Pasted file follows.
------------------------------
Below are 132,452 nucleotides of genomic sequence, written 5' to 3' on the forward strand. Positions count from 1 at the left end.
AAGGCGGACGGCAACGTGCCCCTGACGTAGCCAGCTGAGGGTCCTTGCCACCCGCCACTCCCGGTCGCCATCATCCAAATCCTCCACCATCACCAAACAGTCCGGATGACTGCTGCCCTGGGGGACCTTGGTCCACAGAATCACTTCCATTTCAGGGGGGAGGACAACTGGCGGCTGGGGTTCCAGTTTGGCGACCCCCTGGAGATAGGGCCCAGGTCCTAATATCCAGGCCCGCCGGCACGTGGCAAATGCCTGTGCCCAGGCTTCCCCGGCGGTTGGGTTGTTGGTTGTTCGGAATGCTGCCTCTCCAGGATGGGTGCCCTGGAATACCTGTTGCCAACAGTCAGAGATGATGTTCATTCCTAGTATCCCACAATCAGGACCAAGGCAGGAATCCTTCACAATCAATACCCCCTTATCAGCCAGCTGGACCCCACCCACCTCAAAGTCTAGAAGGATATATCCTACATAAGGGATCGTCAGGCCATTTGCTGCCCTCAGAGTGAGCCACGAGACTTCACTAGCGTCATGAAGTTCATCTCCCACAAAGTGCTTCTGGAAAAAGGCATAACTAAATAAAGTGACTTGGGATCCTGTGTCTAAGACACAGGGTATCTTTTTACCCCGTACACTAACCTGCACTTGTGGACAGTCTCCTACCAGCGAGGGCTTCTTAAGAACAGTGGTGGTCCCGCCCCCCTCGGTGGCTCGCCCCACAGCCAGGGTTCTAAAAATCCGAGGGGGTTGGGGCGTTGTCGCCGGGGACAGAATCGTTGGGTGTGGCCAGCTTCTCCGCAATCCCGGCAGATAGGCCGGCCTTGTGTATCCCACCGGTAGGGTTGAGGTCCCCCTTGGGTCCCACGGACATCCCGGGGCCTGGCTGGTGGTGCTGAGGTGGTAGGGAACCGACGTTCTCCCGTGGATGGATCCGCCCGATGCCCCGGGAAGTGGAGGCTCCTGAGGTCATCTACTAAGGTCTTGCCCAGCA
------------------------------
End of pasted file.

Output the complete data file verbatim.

Below are 132,452 nucleotides of genomic sequence, written 5' to 3' on the forward strand. Positions count from 1 at the left end.
AAGGCGGACGGCAACGTGCCCCTGACGTAGCCAGCTGAGGGTCCTTGCCACCCGCCACTCCCGGTCGCCATCATCCAAATCCTCCACCATCACCAAACAGTCCGGATGACTGCTGCCCTGGGGGACCTTGGTCCACAGAATCACTTCCATTTCAGGGGGGAGGACAACTGGCGGCTGGGGTTCCAGTTTGGCGACCCCCTGGAGATAGGGCCCAGGTCCTAATATCCAGGCCCGCCGGCACGTGGCAAATGCCTGTGCCCAGGCTTCCCCGGCGGTTGGGTTGTTGGTTGTTCGGAATGCTGCCTCTCCAGGATGGGTGCCCTGGAATACCTGTTGCCAACAGTCAGAGATGATGTTCATTCCTAGTATCCCACAATCAGGACCAAGGCAGGAATCCTTCACAATCAATACCCCCTTATCAGCCAGCTGGACCCCACCCACCTCAAAGTCTAGAAGGATATATCCTACATAAGGGATCGTCAGGCCATTTGCTGCCCTCAGAGTGAGCCACGAGACTTCACTAGCGTCATGAAGTTCATCTCCCACAAAGTGCTTCTGGAAAAAGGCATAACTAAATAAAGTGACTTGGGATCCTGTGTCTAAGACACAGGGTATCTTTTTACCCCGTACACTAACCTGCACTTGTGGACAGTCTCCTACCAGCGAGGGCTTCTTAAGAACAGTGGTGGTCCCGCCCCCCTCGGTGGCTCGCCCCACAGCCAGGGTTCTAAAAATCCGAGGGGGTTGGGGCGTTGTCGCCGGGGACAGAATCGTTGGGTGTGGCCAGCTTCTCCGCAATCCCGGCAGATAGGCCGGCCTTGTGTATCCCACCGGTAGGGTTGAGGTCCCCCTTGGGTCCCACGGACATCCCGGGGCCTGGCTGGTGGTGCTGAGGTGGTAGGGAACCGACGTTCTCCCGTGGATGGATCCGCCCGATGCCCCGGGAAGTGGAGGCTCCTGAGGTCATCTACTAAGGTCTTGCCCAGCA